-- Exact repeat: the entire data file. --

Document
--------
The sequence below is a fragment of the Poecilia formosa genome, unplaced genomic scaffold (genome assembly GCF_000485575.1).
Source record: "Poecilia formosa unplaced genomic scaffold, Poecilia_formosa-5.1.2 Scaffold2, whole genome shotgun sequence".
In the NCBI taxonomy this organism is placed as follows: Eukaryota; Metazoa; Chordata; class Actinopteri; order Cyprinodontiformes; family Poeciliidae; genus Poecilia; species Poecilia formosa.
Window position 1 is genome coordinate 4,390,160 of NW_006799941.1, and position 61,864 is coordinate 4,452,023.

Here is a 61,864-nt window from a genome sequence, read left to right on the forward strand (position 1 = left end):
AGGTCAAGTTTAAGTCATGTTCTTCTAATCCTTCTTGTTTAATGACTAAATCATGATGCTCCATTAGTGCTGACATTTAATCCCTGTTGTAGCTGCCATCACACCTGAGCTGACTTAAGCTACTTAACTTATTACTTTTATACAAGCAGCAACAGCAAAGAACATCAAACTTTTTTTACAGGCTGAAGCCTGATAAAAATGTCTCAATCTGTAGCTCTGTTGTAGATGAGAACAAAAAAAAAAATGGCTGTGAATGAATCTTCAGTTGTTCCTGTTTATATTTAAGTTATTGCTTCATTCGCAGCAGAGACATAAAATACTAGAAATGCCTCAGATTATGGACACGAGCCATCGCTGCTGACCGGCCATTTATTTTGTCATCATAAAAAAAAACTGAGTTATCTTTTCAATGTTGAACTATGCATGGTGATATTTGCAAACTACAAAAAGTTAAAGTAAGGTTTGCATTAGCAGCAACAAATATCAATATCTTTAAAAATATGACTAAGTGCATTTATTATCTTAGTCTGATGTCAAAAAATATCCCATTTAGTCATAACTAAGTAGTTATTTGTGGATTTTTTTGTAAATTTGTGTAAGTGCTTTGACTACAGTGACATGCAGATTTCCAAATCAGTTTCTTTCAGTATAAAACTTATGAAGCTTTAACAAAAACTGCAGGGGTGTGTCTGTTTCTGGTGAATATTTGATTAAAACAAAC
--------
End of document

The sequence below is a fragment of the Poecilia formosa genome, unplaced genomic scaffold (genome assembly GCF_000485575.1).
Source record: "Poecilia formosa unplaced genomic scaffold, Poecilia_formosa-5.1.2 Scaffold2, whole genome shotgun sequence".
In the NCBI taxonomy this organism is placed as follows: Eukaryota; Metazoa; Chordata; class Actinopteri; order Cyprinodontiformes; family Poeciliidae; genus Poecilia; species Poecilia formosa.
Window position 1 is genome coordinate 4,390,160 of NW_006799941.1, and position 61,864 is coordinate 4,452,023.

Here is a 61,864-nt window from a genome sequence, read left to right on the forward strand (position 1 = left end):
AGGTCAAGTTTAAGTCATGTTCTTCTAATCCTTCTTGTTTAATGACTAAATCATGATGCTCCATTAGTGCTGACATTTAATCCCTGTTGTAGCTGCCATCACACCTGAGCTGACTTAAGCTACTTAACTTATTACTTTTATACAAGCAGCAACAGCAAAGAACATCAAACTTTTTTTACAGGCTGAAGCCTGATAAAAATGTCTCAATCTGTAGCTCTGTTGTAGATGAGAACAAAAAAAAAAATGGCTGTGAATGAATCTTCAGTTGTTCCTGTTTATATTTAAGTTATTGCTTCATTCGCAGCAGAGACATAAAATACTAGAAATGCCTCAGATTATGGACACGAGCCATCGCTGCTGACCGGCCATTTATTTTGTCATCATAAAAAAAAACTGAGTTATCTTTTCAATGTTGAACTATGCATGGTGATATTTGCAAACTACAAAAAGTTAAAGTAAGGTTTGCATTAGCAGCAACAAATATCAATATCTTTAAAAATATGACTAAGTGCATTTATTATCTTAGTCTGATGTCAAAAAATATCCCATTTAGTCATAACTAAGTAGTTATTTGTGGATTTTTTTGTAAATTTGTGTAAGTGCTTTGACTACAGTGACATGCAGATTTCCAAATCAGTTTCTTTCAGTATAAAACTTATGAAGCTTTAACAAAAACTGCAGGGGTGTGTCTGTTTCTGGTGAATATTTGATTAAAACAAAC